When will you use cooperative learning
Cooperative learning exercises can be as simple as a five minute in class exercise or as complex as a project which crosses class periods. These can be described more generally in terms of low, medium, and high faculty/student time investment.
- Low (simple, informal, less than 15 minutes, in-class)
- Medium (one to two meeting sessions, more formal, in or out of class)
- High (complex, formal, across multiple class periods, in and out of class)
Cooperative learning can be used across a wide range of classroom settings ranging from small to large lecture, as well as in online classes.
- Recitation and laboratory sections
- Small enrollment classes
- Large enrollment classes (by using personal response devices, Smith et al, 2009)
- Online classes (Roberts, 2004)
No matter what the setting is, properly designing and implementing cooperative learning involves five key steps. Following these steps is critical to ensuring that the five key elements that differentiate cooperative learning from simply putting students into groups are met. (Johnson et al., 2006, 2:30-31.)
- Pre-Instructional Planning
Prior planning helps to establish the specific cooperative learning technique to be used and lays the foundation for effective group work. Plan out how groups will be formed and structure how the members will interact with each other.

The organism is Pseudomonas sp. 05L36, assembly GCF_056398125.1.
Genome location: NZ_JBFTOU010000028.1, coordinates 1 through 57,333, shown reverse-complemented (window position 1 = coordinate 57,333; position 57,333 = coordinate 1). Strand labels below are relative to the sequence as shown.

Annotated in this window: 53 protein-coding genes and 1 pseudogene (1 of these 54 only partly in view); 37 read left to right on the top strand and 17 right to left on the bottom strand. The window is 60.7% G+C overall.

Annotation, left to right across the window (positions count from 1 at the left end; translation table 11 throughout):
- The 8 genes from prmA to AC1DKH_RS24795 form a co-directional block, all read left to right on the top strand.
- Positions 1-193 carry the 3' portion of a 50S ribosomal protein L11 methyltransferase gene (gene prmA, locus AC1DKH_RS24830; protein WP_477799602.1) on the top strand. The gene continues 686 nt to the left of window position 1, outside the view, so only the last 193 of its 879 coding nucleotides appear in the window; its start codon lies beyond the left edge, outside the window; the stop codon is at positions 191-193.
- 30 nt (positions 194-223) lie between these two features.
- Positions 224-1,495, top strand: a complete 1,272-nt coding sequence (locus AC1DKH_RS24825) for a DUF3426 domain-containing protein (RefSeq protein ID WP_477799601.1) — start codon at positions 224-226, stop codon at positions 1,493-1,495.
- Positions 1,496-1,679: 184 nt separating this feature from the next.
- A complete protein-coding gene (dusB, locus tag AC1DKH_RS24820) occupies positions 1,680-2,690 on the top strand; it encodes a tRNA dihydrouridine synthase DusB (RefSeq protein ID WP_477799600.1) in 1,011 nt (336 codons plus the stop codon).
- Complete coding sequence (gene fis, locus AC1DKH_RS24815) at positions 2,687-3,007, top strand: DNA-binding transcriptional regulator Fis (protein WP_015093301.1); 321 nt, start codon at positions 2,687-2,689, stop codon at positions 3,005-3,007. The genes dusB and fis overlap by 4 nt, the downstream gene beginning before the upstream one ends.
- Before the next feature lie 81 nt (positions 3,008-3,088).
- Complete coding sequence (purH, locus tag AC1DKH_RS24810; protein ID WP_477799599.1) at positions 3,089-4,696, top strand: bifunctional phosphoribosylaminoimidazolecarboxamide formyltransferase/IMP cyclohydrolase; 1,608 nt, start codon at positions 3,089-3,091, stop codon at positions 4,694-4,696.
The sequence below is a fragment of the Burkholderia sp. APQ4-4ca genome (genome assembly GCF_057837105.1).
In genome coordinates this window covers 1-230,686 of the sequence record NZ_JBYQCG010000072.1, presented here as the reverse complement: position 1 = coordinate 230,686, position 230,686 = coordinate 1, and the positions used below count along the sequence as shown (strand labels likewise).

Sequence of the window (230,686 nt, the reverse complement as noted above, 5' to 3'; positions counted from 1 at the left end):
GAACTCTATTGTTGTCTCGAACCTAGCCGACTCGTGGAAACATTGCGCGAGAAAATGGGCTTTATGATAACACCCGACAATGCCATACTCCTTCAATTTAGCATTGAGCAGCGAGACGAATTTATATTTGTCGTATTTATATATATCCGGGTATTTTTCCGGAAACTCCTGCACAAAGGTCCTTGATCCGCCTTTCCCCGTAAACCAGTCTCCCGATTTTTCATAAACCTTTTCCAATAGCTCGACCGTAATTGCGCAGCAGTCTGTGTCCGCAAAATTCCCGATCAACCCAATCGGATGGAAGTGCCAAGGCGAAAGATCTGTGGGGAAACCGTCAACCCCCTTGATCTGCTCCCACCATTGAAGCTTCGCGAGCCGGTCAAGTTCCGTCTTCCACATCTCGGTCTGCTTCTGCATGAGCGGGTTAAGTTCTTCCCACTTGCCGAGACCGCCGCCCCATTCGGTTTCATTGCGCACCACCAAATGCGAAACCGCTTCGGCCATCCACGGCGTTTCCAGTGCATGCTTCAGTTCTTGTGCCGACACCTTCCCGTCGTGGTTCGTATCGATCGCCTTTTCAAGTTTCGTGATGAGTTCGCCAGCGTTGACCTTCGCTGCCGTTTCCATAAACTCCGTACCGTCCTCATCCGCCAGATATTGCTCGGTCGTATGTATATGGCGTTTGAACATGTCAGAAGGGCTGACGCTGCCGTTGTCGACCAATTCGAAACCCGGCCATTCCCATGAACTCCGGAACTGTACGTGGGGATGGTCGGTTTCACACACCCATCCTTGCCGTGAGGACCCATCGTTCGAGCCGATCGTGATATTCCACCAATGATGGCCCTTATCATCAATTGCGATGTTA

- Introduce the Activity to the Students
Students need to get their “marching orders.” Explain the academic task to them and what the criteria are for success. Then structure the cooperative aspects of their work with special attention to the components of positive interdependence and individual accountability. Set up time limits and allow for clarifying questions.
- Monitor and Intervene
This is where you let the groups run while you circulate through the room to collect observation data, see whether they understand the assignment, give immediate feedback and praise for working together. If a group is having problems, you can intervene to help them get on the right track.
Some informal assessment is already done while you are monitoring the groups during the exercise. However, once the group finishes their project, work should be assessed by both instructor and group.
Group processing involves asking the groups to rate their own performance and set goals for themselves to improve their cooperative work.